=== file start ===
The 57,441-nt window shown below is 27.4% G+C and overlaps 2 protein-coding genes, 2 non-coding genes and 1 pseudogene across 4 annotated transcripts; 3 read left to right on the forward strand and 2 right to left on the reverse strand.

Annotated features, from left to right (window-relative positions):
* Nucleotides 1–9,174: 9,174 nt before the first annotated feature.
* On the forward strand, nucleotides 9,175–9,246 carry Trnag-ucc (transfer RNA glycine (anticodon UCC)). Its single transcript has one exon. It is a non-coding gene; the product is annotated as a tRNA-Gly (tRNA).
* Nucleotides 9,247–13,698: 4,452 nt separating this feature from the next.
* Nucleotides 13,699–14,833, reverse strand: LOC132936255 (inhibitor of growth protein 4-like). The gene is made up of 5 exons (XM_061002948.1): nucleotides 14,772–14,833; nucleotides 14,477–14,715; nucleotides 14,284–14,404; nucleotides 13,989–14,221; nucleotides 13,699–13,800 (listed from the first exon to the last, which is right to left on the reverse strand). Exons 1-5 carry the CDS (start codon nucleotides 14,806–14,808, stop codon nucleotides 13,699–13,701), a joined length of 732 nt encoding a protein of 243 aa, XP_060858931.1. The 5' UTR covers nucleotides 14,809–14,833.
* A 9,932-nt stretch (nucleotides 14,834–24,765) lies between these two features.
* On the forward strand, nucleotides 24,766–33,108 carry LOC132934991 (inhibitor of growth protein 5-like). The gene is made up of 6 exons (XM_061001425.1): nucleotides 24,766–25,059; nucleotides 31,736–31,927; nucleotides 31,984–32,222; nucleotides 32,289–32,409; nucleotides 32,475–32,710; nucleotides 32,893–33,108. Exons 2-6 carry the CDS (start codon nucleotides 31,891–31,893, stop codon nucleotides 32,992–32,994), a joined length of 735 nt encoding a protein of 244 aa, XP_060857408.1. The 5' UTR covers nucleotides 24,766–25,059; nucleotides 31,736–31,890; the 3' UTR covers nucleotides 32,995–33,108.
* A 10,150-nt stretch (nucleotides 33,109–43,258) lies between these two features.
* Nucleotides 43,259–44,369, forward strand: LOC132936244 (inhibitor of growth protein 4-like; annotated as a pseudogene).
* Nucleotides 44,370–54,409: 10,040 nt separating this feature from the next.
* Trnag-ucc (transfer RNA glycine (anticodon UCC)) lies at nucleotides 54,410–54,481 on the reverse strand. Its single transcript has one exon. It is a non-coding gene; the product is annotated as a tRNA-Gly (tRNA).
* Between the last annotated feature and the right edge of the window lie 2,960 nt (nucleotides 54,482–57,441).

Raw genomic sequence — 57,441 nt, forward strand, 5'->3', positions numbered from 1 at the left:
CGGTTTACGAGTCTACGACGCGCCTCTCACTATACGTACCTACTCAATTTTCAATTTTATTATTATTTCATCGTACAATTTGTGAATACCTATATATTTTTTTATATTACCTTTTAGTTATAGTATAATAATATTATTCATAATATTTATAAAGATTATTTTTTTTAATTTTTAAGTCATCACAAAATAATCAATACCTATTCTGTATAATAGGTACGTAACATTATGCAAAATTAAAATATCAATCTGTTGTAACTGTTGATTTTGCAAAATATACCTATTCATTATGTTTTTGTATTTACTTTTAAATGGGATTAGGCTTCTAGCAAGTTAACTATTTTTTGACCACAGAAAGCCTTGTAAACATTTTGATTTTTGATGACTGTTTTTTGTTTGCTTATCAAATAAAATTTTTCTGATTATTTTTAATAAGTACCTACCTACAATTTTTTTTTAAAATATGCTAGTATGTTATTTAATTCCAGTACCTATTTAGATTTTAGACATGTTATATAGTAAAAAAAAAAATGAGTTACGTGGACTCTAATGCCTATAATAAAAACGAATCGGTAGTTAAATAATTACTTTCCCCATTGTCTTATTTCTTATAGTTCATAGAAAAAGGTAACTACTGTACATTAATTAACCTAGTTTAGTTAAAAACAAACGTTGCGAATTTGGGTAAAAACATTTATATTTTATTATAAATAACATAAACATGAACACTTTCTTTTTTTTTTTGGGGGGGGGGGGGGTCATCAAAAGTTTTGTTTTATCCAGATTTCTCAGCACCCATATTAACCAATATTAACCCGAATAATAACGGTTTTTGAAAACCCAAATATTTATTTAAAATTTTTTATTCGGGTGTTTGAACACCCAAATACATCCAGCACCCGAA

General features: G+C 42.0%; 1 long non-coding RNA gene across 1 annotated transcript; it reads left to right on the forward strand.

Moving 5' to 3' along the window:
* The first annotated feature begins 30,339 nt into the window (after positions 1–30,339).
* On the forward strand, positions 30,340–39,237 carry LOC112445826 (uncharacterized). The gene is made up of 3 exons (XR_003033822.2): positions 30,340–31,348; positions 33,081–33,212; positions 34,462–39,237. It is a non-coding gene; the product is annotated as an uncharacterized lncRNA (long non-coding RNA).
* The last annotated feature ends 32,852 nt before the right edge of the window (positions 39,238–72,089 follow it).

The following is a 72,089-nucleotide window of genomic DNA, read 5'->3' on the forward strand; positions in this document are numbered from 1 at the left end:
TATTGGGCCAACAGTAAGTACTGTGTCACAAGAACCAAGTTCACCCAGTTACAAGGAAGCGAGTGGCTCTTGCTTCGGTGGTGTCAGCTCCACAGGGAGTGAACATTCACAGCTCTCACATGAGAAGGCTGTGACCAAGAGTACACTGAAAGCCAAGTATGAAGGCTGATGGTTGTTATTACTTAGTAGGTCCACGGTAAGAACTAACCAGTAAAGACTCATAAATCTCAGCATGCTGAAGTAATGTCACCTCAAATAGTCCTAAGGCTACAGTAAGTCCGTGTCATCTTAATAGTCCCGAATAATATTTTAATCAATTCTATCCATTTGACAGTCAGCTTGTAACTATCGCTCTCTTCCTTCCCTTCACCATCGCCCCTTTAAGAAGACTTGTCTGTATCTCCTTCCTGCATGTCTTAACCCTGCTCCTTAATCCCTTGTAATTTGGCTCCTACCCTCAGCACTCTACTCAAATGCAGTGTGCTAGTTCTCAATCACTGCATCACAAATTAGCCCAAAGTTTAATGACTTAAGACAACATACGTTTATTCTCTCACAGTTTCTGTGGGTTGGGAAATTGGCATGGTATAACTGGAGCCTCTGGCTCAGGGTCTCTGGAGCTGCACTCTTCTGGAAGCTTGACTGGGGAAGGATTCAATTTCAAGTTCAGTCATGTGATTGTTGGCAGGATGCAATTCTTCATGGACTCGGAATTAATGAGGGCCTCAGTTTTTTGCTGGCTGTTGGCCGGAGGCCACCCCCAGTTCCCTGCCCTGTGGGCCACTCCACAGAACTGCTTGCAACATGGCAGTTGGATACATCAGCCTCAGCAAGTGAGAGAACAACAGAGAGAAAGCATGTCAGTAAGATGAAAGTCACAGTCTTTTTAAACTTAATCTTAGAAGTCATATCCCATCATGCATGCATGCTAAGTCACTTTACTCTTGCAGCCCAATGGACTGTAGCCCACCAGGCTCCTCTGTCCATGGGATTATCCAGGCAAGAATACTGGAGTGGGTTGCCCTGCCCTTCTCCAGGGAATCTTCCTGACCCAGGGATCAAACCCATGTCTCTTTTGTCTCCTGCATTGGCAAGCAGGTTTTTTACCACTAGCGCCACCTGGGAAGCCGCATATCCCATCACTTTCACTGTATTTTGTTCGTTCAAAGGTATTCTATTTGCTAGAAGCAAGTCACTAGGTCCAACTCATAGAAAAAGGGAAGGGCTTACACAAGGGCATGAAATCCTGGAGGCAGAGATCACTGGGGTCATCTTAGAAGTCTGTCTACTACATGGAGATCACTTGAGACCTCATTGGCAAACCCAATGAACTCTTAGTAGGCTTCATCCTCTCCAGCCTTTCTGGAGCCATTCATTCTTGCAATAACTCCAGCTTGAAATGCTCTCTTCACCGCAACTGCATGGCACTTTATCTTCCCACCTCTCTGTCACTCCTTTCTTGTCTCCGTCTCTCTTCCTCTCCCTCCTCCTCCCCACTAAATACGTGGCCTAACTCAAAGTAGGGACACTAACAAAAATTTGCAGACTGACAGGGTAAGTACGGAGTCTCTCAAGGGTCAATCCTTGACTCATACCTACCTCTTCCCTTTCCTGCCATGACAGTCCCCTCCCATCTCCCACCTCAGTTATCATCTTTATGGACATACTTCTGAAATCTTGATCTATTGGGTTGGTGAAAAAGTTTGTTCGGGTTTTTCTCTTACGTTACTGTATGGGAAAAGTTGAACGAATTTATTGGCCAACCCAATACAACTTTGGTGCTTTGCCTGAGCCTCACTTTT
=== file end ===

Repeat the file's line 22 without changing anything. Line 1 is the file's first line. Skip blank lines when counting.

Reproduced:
TATTGGGCCAACAGTAAGTACTGTGTCACAAGAACCAAGTTCACCCAGTTACAAGGAAGCGAGTGGCTCTTGCTTCGGTGGTGTCAGCTCCACAGGGAGTGAACATTCACAGCTCTCACATGAGAAGGCTGTGACCAAGAGTACACTGAAAGCCAAGTATGAAGGCTGATGGTTGTTATTACTTAGTAGGTCCACGGTAAGAACTAACCAGTAAAGACTCATAAATCTCAGCATGCTGAAGTAATGTCACCTCAAATAGTCCTAAGGCTACAGTAAGTCCGTGTCATCTTAATAGTCCCGAATAATATTTTAATCAATTCTATCCATTTGACAGTCAGCTTGTAACTATCGCTCTCTTCCTTCCCTTCACCATCGCCCCTTTAAGAAGACTTGTCTGTATCTCCTTCCTGCATGTCTTAACCCTGCTCCTTAATCCCTTGTAATTTGGCTCCTACCCTCAGCACTCTACTCAAATGCAGTGTGCTAGTTCTCAATCACTGCATCACAAATTAGCCCAAAGTTTAATGACTTAAGACAACATACGTTTATTCTCTCACAGTTTCTGTGGGTTGGGAAATTGGCATGGTATAACTGGAGCCTCTGGCTCAGGGTCTCTGGAGCTGCACTCTTCTGGAAGCTTGACTGGGGAAGGATTCAATTTCAAGTTCAGTCATGTGATTGTTGGCAGGATGCAATTCTTCATGGACTCGGAATTAATGAGGGCCTCAGTTTTTTGCTGGCTGTTGGCCGGAGGCCACCCCCAGTTCCCTGCCCTGTGGGCCACTCCACAGAACTGCTTGCAACATGGCAGTTGGATACATCAGCCTCAGCAAGTGAGAGAACAACAGAGAGAAAGCATGTCAGTAAGATGAAAGTCACAGTCTTTTTAAACTTAATCTTAGAAGTCATATCCCATCATGCATGCATGCTAAGTCACTTTACTCTTGCAGCCCAATGGACTGTAGCCCACCAGGCTCCTCTGTCCATGGGATTATCCAGGCAAGAATACTGGAGTGGGTTGCCCTGCCCTTCTCCAGGGAATCTTCCTGACCCAGGGATCAAACCCATGTCTCTTTTGTCTCCTGCATTGGCAAGCAGGTTTTTTACCACTAGCGCCACCTGGGAAGCCGCATATCCCATCACTTTCACTGTATTTTGTTCGTTCAAAGGTATTCTATTTGCTAGAAGCAAGTCACTAGGTCCAACTCATAGAAAAAGGGAAGGGCTTACACAAGGGCATGAAATCCTGGAGGCAGAGATCACTGGGGTCATCTTAGAAGTCTGTCTACTACATGGAGATCACTTGAGACCTCATTGGCAAACCCAATGAACTCTTAGTAGGCTTCATCCTCTCCAGCCTTTCTGGAGCCATTCATTCTTGCAATAACTCCAGCTTGAAATGCTCTCTTCACCGCAACTGCATGGCACTTTATCTTCCCACCTCTCTGTCACTCCTTTCTTGTCTCCGTCTCTCTTCCTCTCCCTCCTCCTCCCCACTAAATACGTGGCCTAACTCAAAGTAGGGACACTAACAAAAATTTGCAGACTGACAGGGTAAGTACGGAGTCTCTCAAGGGTCAATCCTTGACTCATACCTACCTCTTCCCTTTCCTGCCATGACAGTCCCCTCCCATCTCCCACCTCAGTTATCATCTTTATGGACATACTTCTGAAATCTTGATCTATTGGGTTGGTGAAAAAGTTTGTTCGGGTTTTTCTCTTACGTTACTGTATGGGAAAAGTTGAACGAATTTATTGGCCAACCCAATACAACTTTGGTGCTTTGCCTGAGCCTCACTTTT